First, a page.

In U.S. Pat. No. Re. 27,243, a puller component is located downstream of an extrusion die. The puller component consists of two parallel endless belt assemblies, one of which is adjustable towards and away from the other. Both endless belts are driven by an electric motor through an endless chain.
The present invention provides a foam extrusion apparatus for forming, shaping and surface finishing a foam extrudate as it expands and passes from an extrusion die to obtain, in particular, foam or cellular bodies having a substantial thickness in relation to their width, such as billets, logs, or the like. Briefly, the apparatus comprises opposed extrudate shaping or restraining members located on opposite sides of the die orifice of the extrusion die and extending immediately downstream therefrom. The shaping members each may include a flat or slightly concave plate or a coplanar or slightly concave row of rolls, and together form therebetween a passageway for the extrudate exiting the die orifice. The upstream end of each shaping member is hingedly supported adjacent and preferably slightly upstream from the die orifice, whereas its downstream end is hinged to the respective conveyor or surface finishing member of a conveyor or surface finishing assembly. The hinged supports at the upstream ends of the opposed shaping members are uniformly adjustable towards and away from the central transversely extending plane of the extrusion die. At the die orifice, the shaping members preferably are spaced apart a distance considerably greater than the gap thickness of the die orifice such that the extrudate expands rapidly outwardly in all directions including slightly upstream of the die orifice.
The conveyors or surface finishing members each include relatively large area top and bottom plates or preferably belts backed by such plates, and together form therebetween a downstream continuation of the passageway formed between the shaping members. One of the conveyors is air balanced or floated at its upstream and downstream ends by piston-cylinder assemblies and urged against the extrudate at controlled pressure. The other conveyor is adjustably yet fixedly secured at its upstream and downstream ends. Alternatively, such other conveyor may be adjustably fixed only at one end and adjustably floated at its other end by piston-cylinder assemblies. In addition, the belts of the conveyors may be power driven at a controlled speed faster, slower, or the same as the speed of the extrudate passing therebetween.
To the accomplishment of the foregoing and related ends, the invention, then, comprises the features hereinafter fully described and particularly pointed out in the claims, the following description and the annexed drawings setting forth in detail a certain illustrative embodiment of the invention, this being indicative, however, of but one of the various ways in which the principles of the invention may be employed.
In the annexed drawings:
FIG. 1 is a side elevation of a foam extrusion apparatus according to the present invention;
FIG. 2 is a top plan view of the apparatus of FIG. 1 as seen substantially from the line 2--2 thereof;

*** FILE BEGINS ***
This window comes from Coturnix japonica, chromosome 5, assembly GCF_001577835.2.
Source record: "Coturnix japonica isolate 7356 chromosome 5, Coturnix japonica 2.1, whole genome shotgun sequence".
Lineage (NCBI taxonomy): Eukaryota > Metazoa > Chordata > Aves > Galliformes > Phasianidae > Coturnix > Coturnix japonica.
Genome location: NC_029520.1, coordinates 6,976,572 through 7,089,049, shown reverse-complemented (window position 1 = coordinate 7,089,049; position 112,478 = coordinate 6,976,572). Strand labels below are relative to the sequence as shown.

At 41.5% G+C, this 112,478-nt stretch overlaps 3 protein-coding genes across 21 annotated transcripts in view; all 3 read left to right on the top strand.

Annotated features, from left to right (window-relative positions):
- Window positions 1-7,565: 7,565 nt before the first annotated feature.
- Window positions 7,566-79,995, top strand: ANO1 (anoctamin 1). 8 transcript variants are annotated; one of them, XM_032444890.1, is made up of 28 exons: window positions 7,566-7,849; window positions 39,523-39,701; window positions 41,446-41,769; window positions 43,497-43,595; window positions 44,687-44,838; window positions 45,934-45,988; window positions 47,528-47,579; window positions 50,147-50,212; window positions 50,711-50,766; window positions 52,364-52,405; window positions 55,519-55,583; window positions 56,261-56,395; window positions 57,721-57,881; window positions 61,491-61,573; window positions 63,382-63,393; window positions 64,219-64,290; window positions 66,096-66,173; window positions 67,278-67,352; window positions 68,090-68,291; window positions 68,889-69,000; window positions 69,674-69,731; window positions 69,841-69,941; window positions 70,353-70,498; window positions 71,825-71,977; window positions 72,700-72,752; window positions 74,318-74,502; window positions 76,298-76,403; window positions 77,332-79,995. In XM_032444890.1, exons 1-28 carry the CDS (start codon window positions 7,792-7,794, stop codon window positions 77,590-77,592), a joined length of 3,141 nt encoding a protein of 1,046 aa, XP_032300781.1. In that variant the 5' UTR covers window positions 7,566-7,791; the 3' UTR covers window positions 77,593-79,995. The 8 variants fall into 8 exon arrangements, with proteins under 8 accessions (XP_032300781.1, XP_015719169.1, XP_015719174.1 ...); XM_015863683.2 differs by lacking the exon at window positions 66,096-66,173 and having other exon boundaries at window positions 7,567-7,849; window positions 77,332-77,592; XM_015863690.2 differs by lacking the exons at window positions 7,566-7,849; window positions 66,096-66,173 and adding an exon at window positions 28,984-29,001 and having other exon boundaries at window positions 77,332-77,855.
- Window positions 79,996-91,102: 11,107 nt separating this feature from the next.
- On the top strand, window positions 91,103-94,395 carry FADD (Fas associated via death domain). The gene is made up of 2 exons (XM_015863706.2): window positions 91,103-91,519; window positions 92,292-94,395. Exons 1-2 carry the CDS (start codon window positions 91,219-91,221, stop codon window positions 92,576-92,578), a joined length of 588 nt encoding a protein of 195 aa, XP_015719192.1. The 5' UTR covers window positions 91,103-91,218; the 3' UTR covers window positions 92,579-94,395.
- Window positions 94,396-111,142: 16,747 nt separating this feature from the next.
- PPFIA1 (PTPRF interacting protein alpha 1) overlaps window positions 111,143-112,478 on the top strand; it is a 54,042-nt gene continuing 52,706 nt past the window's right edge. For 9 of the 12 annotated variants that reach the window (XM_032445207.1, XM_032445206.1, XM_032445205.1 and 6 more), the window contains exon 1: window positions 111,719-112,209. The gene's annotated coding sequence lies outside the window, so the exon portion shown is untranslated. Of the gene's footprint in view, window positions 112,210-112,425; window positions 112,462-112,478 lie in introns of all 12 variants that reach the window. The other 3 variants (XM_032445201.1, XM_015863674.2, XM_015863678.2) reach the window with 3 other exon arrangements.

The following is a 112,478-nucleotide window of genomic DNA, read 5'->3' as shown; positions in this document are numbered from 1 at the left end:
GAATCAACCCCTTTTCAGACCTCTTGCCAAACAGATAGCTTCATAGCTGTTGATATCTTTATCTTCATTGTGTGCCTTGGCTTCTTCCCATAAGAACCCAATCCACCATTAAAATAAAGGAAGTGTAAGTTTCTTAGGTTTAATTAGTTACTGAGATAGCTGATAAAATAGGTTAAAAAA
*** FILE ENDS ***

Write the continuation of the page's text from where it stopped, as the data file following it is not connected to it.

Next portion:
FIG. 3 is an enlarged end elevation of the apparatus of FIG. 1 as seen substantially from the line 3--3 thereof;
FIG. 4 is an enlarged portion of the top plan view of FIG. 2 as seen substantially from the line 4--4 of FIG. 1, there additionally being shown an air motor employed in accordance with the invention;
FIG. 5 is an enlarged fragmentary lefthand portion of the end elevation of FIG. 3, with parts thereof being shown in section; and
FIG. 6 shows an alternate form of edge roll useful in the apparatus of FIG. 1.
Referring now in detail to the drawings and initially to FIGS. 1 and 2, it will be seen that the foam extrusion apparatus designated generally by reference numeral 10 is supported on a frame 12 to project in cantilever fashion from a bulkhead 14. The bulkhead 14 may be of the type seen in the above-mentioned U.S. Pat. No. 4,211,739, and is adapted to close the upper end of an inclined barometric leg or vacuum chamber as seen in such patent. A liquid barrier or other means may be provided at the downstream end of the barometric leg to maintain isolation between the vacuum therein and the external atmosphere, all of which is described in detail in U.S. Pat. No. 4,199,310. Although the apparatus is intended for use in a vacuum chamber as indicated, such apparatus, however, may be used equally well in an atmospheric extrusion line.
The extrusion die shown in phantom lines at 16 also may be supported on the bulkhead 14 and connected to an extruder in a manner similar to that seen in U.S. Pat. No. 4,211,739. Regardless of the particular means employed to support the extrusion die 16, preferably such die is movable axially such as from its position seen at 16 to its position seen at 18. Such extrusion die has parallel side walls 20 and 22 and inclined top and bottom walls 24 and 26. The end face 28 of the extrusion die has a die orifice indicated at 30 through which extends the extrudate pass line or, more accurately, plane 32. It will be appreciated below that the top and bottom walls 24 and 26 are inclined or tapered as indicated to ensure clearance with the hereinafter described foam extrudate shaping or restraining assembly.
The bulkhead 14 includes a bearing ring or plate 34 which is somewhat different than that shown in U.S. Pat. No. 4,211,739 in that it extends substantially radially inwardly into the vacuum chamber and has a much smaller central opening 36 that accommodates the extrusion die support and connecting assembly 37. As a result, the main frame 12 can be secured directly to the bearing plate 34 without the need for angle irons or the like.
The main frame 12 may be fabricated essentially by welding and includes parallel tubular main frame elements 38 and 40 generally in alignment with the extrudate pass line 32. The proximal ends of the frame elements 38 and 40 are secured, respectively, to substantially vertical plates 42 and 44 each in turn secured top and bottom by fasteners 46 and 48 to the bulkhead bearing plate 16. As best seen in FIG. 1, the main frame elements 38 and 40 project in cantilever fashion from the bulkhead 14 generally on opposite sides of the pass line 32. To rigidly support the main frame elements 38 and 40 in the indicated cantilever fashion, each main frame element 38, 40 is provided with a relatively short oblique support 50 connected between such frame member and the lower end of the respective vertical plate 42, 44.